Merging the Aerotropolis concept with the ’15-minute city’ – part one: understanding the notions


Two concepts that were unheard of a decade ago but which have both impacted - or will soon do so - on human interaction are the aerotropolis (the economic development of a region around an airport, the growth of which is determined by that airport) and the 15-minute City, or 15mC.

The former is a catalyst to economic growth, while the latter aims to 'kettle' that growth and the associated interactions within a small, walk-able area, principally on economic (or pseudo-economic, depending how you look at it) grounds. While the former supports and enhances the human desire to travel by supplying the air routes that the economy demands, the latter throttles it by herding people into small townships.

Can there be an accommodation between these two philosophies?

A project to develop a 15mC close to Linate Airport in Milan will be an indicator of the likelihood of that happening, while a much bigger challenge awaits at the giant NEOM and 'The Line' complexes in Saudi Arabia.

This is part one of a two-part report.

  • The concepts of the airport city and of the aerotropolis are long established, the latter having followed on from the seaport, railway network and highway system.
  • They have all acted as economic drivers that have served to enhance business opportunities at national, legal and global levels.
  • The latest incarnation of thinking, since 2015, is the 15-minute City (15mC), which seeks to concentrate as many human and commercial interactions as possible in one small, local area that people rarely leave.

The airport has taken on the same role as seaports, railroads and highways before it - as an economic driver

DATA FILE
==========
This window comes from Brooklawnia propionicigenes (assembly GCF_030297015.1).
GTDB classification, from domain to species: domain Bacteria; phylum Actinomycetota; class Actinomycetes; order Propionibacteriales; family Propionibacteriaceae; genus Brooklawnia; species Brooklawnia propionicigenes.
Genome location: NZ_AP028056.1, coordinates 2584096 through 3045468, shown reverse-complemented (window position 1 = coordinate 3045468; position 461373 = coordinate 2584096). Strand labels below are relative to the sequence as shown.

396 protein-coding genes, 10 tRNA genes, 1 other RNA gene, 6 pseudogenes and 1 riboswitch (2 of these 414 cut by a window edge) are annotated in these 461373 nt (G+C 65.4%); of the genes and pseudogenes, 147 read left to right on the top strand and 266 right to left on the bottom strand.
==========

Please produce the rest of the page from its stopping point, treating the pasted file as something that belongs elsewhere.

The concept of the Airport City and the Aerotropolis - the surrounding area whose economic function is dictated by the operations at the airport - was first imagined several decades ago and subsequently catalogued and described by the American academic John Kasarda from 2000 onwards, based on his prior research on airport-driven economic development.

The theory is quite a simple one, according to Professor Kasarda.

Airports have evolved as drivers of business location and urban development in the 21st century in the same way as highways did in the 20th century, railroads in the 19th century, and seaports in the 18th century.

The engine of the aerotropolis is the airport and its air routes, which offer firms rapid connectivity. In the aerotropolis model, the time and cost of connectivity replace space and distance as the primary metrics shaping development, with 'economies of speed' becoming as salient for the competitiveness of firms and places as economies of scale and scope. In this model, it is not how far, but how fast, widely separated firms and places can connect.

The aerotropolis encompasses aviation-dependent businesses and the commercial services that support them and the multitude of air travellers who pass through the airport annually.

These businesses include, among others, high-tech and advanced manufacturing, logistics, and e-commerce fulfilment; high-value perishables and biomeds; destination retail, sports, entertainment, and medical/wellness complexes; hotels; conference, trade, and exhibition centres; and offices for businesspeople who travel frequently by air or engage in global commerce.

Business parks, logistics parks, R&D parks, time-critical distribution centres, and information technology complexes, as well as hotel, conference, and entertainment venues, are most frequently visible around major new airports on metropolitan peripheries where there is sufficient land, and along the transportation corridors radiating from them.

As increasing numbers of aviation-oriented firms and commercial service providers cluster around and outward from airports, the aerotropolis has become a major urban destination where air travellers and locals alike work, shop, meet, exchange knowledge, conduct business, eat, sleep, and are entertained - often without going more than 15 minutes from the airport.

The outcome is a new form of transit-oriented development centred on runways and along their connecting surface transportation arteries.

Over 80 airport cities and aerotropolises identified worldwide

As of 2017, Professor Kasarda had identified 84 airport cities or aerotropolises worldwide, either operational or under development, although no update on that number has ever been offered, as far as it is known.